Similarly, the story of Brian Hemesath, the CEO of Catchwind and President of VolunteerLocal and involved in other endeavors, takes us through a decade of work.  Brian’s work has enriched the local technology ecosystem and his helpful presence at Des Moines startup events is inspirational to aspiring startups.  If you haven’t had a chance to hear his story, September 21st presents a great opportunity to hear him speak at the BIZ’s luncheon series, aptly titled Lessons Learned while Bootstrapping Business: The Non-Fundraising Path.
Bootstrapping is a strategy that works when designing a business driven by a need/desire for organic growth, a product that is largely service based with the entrepreneur’s expertise in delivering the product, secured by rock solid IP, and/or the unavailability of external money to fuel growth.  It rarely works when time to market is paramount and competition is circling your customers and employees.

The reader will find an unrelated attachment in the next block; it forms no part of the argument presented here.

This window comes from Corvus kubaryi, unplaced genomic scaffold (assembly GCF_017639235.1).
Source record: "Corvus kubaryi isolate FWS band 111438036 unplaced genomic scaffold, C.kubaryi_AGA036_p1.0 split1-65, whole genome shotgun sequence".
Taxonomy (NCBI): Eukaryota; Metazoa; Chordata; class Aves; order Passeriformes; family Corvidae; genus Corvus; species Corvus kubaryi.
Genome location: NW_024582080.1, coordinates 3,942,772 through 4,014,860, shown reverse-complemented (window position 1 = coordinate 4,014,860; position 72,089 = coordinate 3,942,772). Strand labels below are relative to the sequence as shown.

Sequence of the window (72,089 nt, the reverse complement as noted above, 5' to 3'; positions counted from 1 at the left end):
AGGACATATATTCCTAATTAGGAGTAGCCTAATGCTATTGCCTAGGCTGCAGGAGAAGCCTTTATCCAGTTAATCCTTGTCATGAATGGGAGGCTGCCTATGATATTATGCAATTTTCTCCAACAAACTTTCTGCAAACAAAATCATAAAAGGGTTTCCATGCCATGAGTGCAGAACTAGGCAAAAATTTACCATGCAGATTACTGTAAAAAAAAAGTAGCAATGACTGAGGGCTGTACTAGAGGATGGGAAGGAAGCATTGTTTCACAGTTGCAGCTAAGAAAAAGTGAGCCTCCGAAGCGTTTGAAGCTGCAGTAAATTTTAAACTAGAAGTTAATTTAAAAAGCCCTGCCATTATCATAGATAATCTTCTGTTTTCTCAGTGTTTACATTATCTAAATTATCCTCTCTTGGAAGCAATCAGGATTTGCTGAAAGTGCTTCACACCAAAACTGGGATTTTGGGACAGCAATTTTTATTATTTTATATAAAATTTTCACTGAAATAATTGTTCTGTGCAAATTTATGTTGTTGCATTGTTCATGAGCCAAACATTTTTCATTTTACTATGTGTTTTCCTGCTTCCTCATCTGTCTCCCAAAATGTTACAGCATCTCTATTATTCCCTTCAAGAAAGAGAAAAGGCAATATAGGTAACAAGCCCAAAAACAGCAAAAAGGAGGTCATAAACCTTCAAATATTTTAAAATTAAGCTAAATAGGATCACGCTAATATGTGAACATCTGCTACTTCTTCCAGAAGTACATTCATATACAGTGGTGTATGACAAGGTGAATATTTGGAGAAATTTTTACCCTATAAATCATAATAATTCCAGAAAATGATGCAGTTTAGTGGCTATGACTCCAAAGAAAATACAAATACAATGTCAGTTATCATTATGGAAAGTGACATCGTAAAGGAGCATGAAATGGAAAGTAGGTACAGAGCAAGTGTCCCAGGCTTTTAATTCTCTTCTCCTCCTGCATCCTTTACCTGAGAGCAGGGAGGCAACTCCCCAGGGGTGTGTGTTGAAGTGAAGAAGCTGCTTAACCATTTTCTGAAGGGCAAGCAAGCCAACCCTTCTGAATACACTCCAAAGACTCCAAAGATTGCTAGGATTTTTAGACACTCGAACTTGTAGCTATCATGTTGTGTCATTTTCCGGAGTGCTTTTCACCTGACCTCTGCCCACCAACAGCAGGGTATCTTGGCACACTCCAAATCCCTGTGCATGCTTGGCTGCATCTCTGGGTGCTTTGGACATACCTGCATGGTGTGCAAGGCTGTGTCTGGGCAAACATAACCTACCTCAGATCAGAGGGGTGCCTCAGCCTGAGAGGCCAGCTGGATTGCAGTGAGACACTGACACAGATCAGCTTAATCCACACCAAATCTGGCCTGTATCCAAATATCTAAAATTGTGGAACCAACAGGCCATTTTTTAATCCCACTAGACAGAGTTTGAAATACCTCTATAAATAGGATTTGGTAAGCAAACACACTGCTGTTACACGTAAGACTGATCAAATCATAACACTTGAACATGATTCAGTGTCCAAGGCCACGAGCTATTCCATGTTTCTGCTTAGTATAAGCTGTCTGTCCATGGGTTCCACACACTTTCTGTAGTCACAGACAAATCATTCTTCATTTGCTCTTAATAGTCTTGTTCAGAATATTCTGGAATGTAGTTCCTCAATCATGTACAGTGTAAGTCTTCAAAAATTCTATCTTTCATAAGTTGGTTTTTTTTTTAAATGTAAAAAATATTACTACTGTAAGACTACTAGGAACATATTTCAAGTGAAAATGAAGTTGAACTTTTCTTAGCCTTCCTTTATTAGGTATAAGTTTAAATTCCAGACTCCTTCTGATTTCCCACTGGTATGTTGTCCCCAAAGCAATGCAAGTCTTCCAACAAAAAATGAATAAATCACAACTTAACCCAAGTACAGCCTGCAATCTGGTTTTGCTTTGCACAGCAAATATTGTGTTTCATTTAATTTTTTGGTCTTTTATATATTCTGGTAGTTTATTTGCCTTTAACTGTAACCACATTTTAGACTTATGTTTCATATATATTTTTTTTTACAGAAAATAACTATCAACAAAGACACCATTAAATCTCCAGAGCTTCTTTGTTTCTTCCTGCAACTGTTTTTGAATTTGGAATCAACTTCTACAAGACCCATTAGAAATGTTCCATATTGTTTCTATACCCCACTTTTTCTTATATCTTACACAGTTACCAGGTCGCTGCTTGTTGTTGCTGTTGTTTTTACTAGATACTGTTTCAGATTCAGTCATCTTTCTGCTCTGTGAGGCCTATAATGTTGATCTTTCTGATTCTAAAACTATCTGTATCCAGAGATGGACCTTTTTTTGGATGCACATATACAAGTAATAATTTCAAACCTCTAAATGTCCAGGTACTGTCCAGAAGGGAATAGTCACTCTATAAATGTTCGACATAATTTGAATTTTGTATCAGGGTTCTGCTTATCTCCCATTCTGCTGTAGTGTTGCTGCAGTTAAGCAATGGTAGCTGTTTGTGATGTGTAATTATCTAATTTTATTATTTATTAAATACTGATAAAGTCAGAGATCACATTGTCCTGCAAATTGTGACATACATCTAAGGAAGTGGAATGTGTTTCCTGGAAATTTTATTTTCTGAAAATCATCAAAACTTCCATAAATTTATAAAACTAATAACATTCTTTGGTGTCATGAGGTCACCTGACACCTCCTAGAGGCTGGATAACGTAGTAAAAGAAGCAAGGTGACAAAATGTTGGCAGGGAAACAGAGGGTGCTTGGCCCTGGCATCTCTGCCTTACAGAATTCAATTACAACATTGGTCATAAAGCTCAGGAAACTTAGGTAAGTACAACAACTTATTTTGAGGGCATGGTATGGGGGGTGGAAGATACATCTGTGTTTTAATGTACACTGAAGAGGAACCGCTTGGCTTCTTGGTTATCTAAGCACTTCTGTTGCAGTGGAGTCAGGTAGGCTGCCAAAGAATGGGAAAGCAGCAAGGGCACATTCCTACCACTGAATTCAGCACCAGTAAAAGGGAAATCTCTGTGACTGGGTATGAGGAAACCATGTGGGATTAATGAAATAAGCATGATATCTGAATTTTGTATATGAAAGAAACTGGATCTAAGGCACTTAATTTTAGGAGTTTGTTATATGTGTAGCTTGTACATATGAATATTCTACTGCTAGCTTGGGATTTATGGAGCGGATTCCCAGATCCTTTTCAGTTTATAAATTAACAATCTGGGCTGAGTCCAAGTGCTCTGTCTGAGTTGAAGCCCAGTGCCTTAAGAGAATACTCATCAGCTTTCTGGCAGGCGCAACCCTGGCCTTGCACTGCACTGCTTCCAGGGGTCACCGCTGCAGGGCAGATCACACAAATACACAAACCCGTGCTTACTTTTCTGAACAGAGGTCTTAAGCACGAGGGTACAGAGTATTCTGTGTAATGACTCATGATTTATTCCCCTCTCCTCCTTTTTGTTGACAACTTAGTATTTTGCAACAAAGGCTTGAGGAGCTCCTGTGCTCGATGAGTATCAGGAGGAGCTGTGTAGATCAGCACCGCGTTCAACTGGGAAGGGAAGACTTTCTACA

Whichever strategy you choose — know that resources are available to discuss, quantify, qualify and critique your business model.  My local community is filled with events that support bootstrappers, angel funded and VC funded enterprises.  Find them, talk to them, share their experience and learn from their mistakes — I know that after 29 years in technology, 18 years in small-business and a year into a sabbatical, I still am.